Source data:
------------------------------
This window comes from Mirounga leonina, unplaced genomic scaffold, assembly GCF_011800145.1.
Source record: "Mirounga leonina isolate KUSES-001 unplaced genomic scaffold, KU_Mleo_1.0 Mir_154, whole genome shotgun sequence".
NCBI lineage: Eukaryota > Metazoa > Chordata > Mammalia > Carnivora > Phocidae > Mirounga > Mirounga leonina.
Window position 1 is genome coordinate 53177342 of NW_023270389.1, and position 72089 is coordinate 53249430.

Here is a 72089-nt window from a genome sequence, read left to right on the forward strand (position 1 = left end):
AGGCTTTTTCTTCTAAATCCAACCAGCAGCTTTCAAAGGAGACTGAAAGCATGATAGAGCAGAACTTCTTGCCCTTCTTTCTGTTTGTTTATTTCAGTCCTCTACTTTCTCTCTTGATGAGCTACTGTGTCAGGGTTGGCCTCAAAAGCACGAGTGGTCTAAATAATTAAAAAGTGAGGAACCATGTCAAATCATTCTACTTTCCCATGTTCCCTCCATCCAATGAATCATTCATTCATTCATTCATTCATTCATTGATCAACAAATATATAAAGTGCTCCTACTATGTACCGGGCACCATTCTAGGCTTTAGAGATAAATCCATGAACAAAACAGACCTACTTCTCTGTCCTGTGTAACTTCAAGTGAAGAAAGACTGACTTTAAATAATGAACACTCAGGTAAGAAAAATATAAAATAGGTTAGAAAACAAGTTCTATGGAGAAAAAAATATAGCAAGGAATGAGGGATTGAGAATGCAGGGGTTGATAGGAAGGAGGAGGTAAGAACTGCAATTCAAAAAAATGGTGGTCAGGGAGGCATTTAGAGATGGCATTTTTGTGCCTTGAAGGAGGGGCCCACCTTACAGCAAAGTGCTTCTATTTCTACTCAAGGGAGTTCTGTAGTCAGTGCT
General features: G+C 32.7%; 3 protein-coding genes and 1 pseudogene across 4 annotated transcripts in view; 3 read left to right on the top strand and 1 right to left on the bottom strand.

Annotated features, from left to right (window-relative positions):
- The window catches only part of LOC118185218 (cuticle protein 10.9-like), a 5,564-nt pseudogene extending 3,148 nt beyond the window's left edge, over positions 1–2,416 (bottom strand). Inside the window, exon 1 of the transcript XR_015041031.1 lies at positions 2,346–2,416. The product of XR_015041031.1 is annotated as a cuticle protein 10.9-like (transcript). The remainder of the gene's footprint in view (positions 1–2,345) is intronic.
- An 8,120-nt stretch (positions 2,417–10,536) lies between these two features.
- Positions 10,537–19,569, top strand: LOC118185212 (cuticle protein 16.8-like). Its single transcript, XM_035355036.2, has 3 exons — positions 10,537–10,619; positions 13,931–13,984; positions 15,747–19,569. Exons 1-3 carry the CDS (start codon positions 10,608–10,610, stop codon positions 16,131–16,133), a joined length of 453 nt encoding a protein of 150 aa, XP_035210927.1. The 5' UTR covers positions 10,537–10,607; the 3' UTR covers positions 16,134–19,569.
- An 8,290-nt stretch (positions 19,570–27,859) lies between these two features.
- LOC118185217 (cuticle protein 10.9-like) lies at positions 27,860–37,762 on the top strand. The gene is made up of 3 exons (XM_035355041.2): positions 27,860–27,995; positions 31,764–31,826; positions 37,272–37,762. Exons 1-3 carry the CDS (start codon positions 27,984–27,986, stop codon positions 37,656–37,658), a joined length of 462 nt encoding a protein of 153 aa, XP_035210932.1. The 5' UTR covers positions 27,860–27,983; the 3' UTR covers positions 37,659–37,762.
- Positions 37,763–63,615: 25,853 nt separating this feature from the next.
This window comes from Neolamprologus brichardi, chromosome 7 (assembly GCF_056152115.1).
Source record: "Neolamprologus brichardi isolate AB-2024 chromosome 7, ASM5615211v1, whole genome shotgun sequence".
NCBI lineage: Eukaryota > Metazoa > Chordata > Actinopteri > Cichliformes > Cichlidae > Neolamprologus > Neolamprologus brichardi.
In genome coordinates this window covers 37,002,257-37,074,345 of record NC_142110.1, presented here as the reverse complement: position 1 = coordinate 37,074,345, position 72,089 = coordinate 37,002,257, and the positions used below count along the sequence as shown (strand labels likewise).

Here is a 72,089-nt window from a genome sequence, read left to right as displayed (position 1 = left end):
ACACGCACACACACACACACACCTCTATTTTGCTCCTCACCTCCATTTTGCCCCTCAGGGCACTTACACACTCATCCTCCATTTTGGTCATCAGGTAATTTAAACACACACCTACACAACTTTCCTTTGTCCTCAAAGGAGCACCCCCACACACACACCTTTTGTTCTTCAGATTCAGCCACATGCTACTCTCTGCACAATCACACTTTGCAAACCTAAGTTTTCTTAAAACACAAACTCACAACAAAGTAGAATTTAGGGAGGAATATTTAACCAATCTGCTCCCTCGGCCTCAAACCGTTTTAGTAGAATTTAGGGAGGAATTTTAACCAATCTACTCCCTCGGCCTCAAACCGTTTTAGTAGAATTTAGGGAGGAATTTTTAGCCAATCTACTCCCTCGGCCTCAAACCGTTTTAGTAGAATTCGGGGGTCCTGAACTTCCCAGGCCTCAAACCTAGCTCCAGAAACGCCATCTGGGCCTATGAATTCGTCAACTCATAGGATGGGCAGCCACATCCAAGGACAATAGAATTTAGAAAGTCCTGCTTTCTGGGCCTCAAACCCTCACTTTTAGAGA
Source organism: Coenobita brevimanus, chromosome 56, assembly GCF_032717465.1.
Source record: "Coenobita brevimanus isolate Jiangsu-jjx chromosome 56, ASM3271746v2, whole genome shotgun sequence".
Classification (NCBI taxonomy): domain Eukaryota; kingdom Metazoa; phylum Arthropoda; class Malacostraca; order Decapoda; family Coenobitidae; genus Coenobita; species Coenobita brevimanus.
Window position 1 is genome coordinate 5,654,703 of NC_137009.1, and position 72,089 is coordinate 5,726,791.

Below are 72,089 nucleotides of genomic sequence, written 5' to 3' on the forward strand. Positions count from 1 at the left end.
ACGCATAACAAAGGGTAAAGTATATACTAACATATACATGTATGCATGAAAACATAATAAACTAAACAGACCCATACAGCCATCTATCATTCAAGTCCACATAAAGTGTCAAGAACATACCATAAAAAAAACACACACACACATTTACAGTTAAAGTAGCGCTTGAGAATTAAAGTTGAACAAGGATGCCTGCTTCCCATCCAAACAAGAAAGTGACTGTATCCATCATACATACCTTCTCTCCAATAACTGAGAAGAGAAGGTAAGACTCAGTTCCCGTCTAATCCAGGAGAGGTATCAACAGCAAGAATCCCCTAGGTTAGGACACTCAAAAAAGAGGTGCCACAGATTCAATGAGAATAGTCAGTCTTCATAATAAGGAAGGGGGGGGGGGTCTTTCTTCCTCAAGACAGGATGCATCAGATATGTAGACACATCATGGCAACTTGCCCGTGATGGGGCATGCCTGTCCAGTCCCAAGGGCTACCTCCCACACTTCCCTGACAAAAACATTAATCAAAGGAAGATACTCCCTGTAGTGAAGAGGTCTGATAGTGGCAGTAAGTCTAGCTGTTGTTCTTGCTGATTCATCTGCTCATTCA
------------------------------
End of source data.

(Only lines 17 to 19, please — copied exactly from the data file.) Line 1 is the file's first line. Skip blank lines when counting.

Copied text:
NCBI lineage: Eukaryota > Metazoa > Chordata > Actinopteri > Cichliformes > Cichlidae > Neolamprologus > Neolamprologus brichardi.
In genome coordinates this window covers 37,002,257-37,074,345 of record NC_142110.1, presented here as the reverse complement: position 1 = coordinate 37,074,345, position 72,089 = coordinate 37,002,257, and the positions used below count along the sequence as shown (strand labels likewise).

Here is a 72,089-nt window from a genome sequence, read left to right as displayed (position 1 = left end):